Harvested from the sea or wrested from the earth, salt would appear to be one of the humblest commodities. Yet the sodium it contains is a life-sustaining element. Sodium chloride is essential in the nutrition and physiological processes of all animals including man. From long before the first written word, there are repeated references in records and stories to the importance of salt as an essential in the daily diet.
Salt has not only ensured the survival of mankind, but colored the species food, religions, politics and superstitions. In ancient times, because of its power to preserve and purify, salt was spilled upon legal documents to symbolize enduring agreement and freedom from deceit. Mans effort to obtain salt can be traced back through history for salt has always been essential to human life. Salt is more precious to men than gold.
Ancient manuscripts tell us that more than 5000 years ago the Chinese obtained salt by boiling and evaporating the ash from seaweed. Later, people along the Mediterranean and Red Seas discovered that when seawater was evaporated by the sun, salt was left behind. This was the start of salt manufacturing and the same method of solar evaporation is used today in the production of many salts around the world.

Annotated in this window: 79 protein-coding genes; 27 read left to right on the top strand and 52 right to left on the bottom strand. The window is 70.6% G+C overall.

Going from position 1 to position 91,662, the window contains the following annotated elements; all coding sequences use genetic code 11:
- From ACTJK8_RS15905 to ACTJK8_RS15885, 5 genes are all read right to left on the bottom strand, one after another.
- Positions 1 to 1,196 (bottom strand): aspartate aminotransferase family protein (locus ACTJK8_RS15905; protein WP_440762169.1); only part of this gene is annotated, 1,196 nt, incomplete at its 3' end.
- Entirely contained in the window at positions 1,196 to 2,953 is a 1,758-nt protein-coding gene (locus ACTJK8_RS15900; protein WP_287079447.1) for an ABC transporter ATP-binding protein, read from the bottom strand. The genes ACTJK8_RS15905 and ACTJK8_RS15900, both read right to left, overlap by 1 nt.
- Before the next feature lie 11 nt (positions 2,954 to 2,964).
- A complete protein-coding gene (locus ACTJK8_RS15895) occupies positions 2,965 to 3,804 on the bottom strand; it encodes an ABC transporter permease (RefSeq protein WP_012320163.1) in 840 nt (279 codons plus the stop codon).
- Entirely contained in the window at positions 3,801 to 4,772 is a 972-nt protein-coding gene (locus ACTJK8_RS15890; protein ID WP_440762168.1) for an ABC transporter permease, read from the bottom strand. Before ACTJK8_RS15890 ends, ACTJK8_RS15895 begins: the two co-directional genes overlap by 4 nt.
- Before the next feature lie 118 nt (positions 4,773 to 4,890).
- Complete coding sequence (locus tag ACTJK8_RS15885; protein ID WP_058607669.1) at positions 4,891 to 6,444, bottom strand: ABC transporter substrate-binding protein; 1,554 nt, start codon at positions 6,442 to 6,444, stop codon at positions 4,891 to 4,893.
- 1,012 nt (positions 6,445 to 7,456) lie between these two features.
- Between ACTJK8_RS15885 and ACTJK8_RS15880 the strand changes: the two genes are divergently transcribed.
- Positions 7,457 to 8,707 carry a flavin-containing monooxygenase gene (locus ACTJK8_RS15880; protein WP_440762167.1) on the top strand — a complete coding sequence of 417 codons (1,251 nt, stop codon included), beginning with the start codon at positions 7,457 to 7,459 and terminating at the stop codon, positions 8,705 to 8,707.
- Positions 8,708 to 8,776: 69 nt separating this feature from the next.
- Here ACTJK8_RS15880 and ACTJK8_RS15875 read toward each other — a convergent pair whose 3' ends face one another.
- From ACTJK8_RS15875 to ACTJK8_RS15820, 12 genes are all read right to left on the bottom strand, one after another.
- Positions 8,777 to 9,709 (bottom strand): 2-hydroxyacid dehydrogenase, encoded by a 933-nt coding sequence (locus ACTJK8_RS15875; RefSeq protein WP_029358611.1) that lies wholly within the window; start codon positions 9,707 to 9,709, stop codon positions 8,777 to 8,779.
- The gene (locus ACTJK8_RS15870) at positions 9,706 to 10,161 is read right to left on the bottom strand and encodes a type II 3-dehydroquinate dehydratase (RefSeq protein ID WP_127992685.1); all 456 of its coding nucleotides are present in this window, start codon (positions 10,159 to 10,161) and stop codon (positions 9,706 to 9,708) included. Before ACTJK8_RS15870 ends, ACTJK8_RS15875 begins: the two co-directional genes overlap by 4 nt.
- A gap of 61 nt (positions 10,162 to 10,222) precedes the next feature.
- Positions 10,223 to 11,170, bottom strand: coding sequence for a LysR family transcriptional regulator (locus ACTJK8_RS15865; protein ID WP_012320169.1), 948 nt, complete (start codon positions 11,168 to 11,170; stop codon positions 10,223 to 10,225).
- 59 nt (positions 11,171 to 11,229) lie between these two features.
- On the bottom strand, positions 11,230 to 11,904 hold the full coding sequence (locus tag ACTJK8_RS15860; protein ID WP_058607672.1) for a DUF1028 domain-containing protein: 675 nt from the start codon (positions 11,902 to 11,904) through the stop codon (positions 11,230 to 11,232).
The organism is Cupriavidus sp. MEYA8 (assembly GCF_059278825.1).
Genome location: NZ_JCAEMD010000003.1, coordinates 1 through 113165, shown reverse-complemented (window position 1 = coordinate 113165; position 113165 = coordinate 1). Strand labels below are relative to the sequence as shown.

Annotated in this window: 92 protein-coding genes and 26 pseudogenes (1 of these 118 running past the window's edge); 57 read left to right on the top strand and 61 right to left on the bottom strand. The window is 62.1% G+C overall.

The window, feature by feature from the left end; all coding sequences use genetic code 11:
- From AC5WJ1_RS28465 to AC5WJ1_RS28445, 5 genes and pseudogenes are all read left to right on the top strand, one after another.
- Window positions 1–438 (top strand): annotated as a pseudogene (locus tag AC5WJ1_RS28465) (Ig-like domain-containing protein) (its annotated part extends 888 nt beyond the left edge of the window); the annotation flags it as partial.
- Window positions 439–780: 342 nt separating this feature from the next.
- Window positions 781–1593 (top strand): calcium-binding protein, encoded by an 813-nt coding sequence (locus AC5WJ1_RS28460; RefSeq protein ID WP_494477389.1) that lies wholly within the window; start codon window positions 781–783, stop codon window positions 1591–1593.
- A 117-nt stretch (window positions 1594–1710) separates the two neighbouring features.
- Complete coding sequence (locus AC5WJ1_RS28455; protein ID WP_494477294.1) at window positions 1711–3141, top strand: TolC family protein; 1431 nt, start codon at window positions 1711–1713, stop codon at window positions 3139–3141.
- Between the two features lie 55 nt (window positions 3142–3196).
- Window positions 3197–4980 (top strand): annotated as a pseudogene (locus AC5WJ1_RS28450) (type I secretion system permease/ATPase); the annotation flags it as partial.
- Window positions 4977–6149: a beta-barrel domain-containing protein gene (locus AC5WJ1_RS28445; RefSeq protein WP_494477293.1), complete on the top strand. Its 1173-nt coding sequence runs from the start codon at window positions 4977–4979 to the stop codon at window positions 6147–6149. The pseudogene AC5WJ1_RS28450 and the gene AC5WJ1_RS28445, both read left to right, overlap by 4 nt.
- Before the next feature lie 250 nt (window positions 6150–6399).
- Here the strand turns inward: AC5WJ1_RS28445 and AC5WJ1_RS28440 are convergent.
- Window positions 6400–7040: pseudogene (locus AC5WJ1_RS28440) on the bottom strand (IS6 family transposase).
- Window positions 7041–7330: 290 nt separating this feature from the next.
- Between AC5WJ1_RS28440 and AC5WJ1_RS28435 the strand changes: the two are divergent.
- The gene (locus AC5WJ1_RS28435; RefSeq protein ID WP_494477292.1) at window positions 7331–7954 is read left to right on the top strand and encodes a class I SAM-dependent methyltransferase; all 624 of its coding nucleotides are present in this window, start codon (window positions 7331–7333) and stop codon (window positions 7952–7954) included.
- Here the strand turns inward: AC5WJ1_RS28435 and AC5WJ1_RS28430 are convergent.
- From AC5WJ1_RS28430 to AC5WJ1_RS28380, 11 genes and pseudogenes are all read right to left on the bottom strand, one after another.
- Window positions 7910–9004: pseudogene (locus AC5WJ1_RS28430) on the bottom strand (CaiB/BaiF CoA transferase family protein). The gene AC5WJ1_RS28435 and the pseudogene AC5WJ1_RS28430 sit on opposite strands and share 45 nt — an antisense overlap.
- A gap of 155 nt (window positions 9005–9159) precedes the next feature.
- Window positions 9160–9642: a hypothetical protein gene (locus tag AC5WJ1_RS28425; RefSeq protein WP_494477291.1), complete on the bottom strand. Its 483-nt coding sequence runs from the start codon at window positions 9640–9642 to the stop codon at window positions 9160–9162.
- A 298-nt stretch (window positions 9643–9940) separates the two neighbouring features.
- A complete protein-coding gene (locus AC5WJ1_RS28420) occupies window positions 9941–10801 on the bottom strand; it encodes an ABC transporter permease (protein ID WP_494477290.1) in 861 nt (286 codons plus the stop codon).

Roman legionnaires who guarded the Via Solaria, one of the most famous military roads in history, received part of their pay in salt, their “salarium.” From this came the modern word “salary.”
To this day a good man is “worth his salt” and we take others’ dramatic pronouncements “with a pinch of salt.”
Many of salt’s applications, including salting of fish and meat to preserve it, have remained almost unchanged down through the millennia. Its place in our superstitions and sayings remains entrenched. Enshrined in the World’s many cultures and a vital part of global economies, salt is as essential to life as the air we breathe and the water we drink.
Surely there can be no product purer, more natural or environmentally friendly than salt – pure salt water provided and evaporated by Nature, harvested to perfection by Man.
Making salt in open pans is not new. In Mark Kurlansky’s recent book, Salt A World History, he suggests that in 450 B.C. a Chinese called Yi Duan “is believed to have made salt by boiling brine in iron pans, an innovation which would become one of the leading techniques for salt making for the next 2,000 years.” Rapid boiling is still used today but the